A major goal of synthetic biology is to build reliable, predictable networks of molecular and cellular components that can work as new biological devices capable of, for example, sensing chemicals, manufacturing drugs or even fighting disease. However, achieving such goals entails the production of complex synthetic biocircuits, which requires synchronization of multiple components. Although synchronization is well established in electronics1, synchronizing living cells is a major challenge, because it demands correlation of different phenomena that may be taking place on different temporal and spatial scales. (...) Prindle et al. report that such coupling has been achieved in cells of the bacterium Escherichia coli.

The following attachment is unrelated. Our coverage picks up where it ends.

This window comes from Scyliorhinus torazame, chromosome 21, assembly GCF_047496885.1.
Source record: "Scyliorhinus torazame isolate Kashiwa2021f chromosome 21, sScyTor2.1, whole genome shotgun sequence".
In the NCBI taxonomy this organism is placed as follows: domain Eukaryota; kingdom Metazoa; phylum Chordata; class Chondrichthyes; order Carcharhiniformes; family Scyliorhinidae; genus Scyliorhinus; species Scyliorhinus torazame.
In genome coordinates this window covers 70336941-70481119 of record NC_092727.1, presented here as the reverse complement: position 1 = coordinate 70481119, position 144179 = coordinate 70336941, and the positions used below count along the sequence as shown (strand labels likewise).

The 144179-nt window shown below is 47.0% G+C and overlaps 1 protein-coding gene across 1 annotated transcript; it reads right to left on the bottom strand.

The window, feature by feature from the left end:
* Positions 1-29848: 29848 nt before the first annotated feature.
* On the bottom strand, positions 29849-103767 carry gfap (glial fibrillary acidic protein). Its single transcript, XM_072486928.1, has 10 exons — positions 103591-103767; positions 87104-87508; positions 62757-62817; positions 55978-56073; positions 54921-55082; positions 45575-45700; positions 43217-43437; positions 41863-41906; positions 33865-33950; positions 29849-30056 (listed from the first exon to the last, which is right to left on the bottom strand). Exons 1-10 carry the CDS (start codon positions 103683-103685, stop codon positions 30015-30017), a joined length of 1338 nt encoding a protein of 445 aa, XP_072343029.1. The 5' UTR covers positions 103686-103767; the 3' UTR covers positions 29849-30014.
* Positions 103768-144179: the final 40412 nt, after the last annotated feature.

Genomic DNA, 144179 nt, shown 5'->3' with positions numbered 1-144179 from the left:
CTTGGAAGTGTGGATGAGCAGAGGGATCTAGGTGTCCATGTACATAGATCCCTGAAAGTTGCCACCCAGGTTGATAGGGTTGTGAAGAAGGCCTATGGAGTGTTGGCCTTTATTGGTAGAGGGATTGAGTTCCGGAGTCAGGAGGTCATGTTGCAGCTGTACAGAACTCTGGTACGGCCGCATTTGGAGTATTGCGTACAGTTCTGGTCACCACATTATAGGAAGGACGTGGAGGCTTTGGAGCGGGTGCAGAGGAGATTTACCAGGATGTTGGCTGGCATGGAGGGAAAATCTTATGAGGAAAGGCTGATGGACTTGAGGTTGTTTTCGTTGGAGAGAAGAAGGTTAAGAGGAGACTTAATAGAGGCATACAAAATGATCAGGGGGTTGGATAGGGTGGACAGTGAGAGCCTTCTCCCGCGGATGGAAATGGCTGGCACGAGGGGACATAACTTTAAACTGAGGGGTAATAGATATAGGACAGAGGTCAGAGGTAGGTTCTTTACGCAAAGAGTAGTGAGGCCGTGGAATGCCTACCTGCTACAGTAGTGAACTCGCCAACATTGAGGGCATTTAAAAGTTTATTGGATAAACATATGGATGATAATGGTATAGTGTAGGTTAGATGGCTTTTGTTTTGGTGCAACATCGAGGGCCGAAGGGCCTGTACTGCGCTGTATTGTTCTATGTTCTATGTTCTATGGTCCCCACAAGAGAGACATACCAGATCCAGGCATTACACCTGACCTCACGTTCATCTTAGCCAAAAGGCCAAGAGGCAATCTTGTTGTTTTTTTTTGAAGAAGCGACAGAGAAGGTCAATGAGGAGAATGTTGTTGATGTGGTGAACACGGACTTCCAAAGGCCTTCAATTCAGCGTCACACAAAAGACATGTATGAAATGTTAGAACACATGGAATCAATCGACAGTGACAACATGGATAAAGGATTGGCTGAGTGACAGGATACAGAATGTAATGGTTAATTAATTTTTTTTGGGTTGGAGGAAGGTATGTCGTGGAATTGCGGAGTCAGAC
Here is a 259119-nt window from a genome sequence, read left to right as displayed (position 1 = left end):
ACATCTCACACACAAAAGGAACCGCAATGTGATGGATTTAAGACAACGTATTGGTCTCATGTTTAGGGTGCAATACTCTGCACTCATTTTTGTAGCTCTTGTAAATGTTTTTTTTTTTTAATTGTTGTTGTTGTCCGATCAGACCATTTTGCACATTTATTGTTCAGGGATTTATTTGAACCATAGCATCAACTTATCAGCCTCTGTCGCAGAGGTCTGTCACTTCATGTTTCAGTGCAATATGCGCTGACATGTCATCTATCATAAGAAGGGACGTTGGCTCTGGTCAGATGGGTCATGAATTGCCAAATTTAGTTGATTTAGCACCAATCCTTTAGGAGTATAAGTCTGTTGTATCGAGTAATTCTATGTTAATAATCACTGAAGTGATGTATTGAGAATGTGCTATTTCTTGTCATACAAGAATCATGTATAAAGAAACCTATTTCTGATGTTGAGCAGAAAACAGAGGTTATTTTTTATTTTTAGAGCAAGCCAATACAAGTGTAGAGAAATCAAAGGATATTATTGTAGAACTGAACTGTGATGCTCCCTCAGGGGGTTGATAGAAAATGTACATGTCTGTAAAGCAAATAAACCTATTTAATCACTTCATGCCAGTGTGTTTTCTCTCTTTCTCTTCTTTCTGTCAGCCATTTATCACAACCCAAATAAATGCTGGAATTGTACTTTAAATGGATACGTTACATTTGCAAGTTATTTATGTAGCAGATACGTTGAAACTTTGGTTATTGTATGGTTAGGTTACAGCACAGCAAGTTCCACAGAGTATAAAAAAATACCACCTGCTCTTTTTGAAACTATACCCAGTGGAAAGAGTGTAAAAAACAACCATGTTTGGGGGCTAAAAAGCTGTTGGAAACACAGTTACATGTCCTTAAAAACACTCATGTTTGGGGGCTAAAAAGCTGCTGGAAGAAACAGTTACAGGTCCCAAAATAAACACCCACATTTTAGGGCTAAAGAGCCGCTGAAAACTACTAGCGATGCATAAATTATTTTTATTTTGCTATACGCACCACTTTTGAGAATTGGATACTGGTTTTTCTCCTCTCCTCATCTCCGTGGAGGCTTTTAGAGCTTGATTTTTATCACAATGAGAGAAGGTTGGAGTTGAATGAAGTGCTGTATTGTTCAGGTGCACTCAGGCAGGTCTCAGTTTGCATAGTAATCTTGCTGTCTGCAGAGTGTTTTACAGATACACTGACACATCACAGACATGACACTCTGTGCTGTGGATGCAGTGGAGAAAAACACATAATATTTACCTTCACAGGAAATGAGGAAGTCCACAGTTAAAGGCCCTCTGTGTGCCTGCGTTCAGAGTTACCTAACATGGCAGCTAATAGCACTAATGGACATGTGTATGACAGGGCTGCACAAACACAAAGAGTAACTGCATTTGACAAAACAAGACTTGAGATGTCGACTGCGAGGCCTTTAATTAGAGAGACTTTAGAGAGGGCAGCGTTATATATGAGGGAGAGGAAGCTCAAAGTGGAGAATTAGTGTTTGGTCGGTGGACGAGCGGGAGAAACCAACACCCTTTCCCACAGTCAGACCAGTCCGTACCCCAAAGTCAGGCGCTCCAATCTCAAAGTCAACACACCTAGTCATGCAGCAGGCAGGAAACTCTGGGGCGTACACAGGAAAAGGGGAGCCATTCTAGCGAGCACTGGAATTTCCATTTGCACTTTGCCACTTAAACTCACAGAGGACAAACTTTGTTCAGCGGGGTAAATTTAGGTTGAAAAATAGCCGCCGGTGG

Synthetic biology: Biocircuits in synchrony
Ricard Solé & Javier Macía
Rapid and tunable post-translational coupling of genetic circuits
Arthur Prindle, Jangir Selimkhanov, Howard Li, Ivan Razinkov, Lev S. Tsimring & Jeff Hasty